Manufacturing Depression: The Secret History of a Modern Disease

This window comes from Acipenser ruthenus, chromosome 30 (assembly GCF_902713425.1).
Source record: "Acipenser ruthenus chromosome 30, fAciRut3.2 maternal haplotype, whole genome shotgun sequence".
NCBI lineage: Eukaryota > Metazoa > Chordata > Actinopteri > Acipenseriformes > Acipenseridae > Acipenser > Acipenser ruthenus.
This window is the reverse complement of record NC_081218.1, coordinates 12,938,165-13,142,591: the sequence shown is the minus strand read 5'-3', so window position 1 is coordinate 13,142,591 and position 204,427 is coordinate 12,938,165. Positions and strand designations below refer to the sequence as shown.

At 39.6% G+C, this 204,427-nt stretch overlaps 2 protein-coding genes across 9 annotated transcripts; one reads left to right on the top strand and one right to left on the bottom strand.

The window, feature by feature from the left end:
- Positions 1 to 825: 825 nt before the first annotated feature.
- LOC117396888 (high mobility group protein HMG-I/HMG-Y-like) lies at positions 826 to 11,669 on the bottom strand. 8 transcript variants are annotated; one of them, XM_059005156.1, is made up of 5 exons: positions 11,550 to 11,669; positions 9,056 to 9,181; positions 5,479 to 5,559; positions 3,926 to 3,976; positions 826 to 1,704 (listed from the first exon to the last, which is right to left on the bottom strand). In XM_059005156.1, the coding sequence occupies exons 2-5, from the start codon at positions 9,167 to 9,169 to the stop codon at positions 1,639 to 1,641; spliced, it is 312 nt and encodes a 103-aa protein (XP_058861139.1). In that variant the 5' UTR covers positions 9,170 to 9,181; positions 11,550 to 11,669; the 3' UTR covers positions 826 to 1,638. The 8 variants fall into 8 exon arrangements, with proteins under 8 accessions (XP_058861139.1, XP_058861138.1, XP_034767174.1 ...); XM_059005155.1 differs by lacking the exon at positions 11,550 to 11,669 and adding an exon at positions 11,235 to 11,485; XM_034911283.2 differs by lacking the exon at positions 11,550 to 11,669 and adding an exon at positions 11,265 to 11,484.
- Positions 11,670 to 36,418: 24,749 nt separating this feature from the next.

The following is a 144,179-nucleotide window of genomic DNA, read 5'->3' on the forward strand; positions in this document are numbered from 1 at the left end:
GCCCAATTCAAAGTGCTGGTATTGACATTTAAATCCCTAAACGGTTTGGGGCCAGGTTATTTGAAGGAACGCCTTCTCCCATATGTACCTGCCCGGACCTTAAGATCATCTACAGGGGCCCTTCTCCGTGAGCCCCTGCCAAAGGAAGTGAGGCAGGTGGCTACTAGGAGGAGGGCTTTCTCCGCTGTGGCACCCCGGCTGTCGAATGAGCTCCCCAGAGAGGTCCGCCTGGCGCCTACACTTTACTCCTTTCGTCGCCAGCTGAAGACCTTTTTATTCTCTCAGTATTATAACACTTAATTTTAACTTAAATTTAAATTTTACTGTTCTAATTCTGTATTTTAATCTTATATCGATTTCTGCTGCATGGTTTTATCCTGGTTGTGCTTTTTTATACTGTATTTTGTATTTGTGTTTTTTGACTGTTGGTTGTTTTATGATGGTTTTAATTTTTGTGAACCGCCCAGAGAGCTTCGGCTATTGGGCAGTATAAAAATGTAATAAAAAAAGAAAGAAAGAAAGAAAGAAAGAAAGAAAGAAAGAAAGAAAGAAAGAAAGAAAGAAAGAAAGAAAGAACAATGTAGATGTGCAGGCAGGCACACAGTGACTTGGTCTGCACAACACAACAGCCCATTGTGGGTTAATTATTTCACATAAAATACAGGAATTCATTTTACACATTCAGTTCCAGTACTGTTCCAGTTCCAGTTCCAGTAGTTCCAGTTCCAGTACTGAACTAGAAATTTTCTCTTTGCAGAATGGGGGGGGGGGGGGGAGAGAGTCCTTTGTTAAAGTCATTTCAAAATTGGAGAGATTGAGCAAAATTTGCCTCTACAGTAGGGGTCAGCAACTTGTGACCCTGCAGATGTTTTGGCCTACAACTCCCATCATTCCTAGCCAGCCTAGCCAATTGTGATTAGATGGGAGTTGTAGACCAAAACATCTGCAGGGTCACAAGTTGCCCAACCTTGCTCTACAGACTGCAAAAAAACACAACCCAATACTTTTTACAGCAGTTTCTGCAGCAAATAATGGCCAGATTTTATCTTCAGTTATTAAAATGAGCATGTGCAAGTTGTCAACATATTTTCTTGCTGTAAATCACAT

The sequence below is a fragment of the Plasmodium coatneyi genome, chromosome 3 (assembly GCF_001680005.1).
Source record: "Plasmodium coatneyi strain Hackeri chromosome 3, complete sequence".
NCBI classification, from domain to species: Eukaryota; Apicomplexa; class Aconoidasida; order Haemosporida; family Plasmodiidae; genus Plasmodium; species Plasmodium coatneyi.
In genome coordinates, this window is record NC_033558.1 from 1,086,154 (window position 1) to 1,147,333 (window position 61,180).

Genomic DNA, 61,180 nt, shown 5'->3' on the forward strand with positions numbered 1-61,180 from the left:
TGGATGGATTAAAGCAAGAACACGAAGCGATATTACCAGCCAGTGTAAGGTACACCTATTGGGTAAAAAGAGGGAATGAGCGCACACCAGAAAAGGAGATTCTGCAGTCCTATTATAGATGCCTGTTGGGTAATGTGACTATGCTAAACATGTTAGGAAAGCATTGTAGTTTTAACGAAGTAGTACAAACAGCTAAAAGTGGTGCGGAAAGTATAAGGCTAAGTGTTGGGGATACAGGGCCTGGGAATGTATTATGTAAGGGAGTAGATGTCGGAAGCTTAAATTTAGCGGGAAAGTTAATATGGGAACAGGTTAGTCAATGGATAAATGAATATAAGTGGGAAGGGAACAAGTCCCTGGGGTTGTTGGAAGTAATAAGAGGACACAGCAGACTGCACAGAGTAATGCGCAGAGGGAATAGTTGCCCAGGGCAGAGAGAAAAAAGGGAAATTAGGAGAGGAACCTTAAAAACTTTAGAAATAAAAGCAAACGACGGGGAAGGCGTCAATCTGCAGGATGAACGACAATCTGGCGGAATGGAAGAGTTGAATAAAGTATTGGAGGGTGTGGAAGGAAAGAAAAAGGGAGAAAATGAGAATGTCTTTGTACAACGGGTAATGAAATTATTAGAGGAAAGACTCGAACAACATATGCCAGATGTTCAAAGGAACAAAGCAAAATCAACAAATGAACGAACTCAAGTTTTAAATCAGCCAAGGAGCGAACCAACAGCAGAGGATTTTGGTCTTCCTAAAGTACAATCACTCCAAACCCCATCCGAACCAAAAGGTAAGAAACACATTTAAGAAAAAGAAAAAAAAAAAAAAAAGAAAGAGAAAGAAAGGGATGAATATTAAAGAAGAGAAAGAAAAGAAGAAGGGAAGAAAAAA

Manufacturing Depression: The Secret History of a Modern Disease - Gary    Greenberg Psychotherapist Gary Greenberg presents a fascinating and in-depth look at the history of depression in the United States, and the role that pharmaceutical companies play in the recent rise in diagnosis.As someone who has been in and out of treatment for depression for 15 years, on a range of medications from older tricyclics to the most modern SSRIs, it was interesting for me to see how physicians themselves acknowledge that for the vast majority of patients any improvement on these medications is due to the placebo effect. Further, Greenberg describes efforts on the part of Pharma to keep the most dangerous side effects of the medications (e.g., increased suicidality) out of the media. Greenberg shares his own experiences as a patient in clinical trials, being told that he is dramatically improving on the new med (despite lab tests demonstrating that he was on a placebo). He also writes of actors going into see prescribing psychiatrists with a list of symptoms to relate and requesting a specific med they had seen advertised. In this latter example, well over half of those presenting received exactly the prescription they asked for.Having concluded, with the assistance of my physician, that none of the medications currently on the market would be of assistance to me, I have made it my own task to read as much as I can about depression and see what I can learn. The takeaway message I got from Greenberg's outstanding, personal and entertaining book (which is not to say that it lacks scientific basis; the endnotes section and bibliography are extensive) is that the goal of modern pharmapsychology is to medicate people into conformity and to divorce them from the ability to feel concerns for what is an increasingly disconcerting world. This should disturb anyone, and provides excellent food for thought.(Review based on advance readers copy.)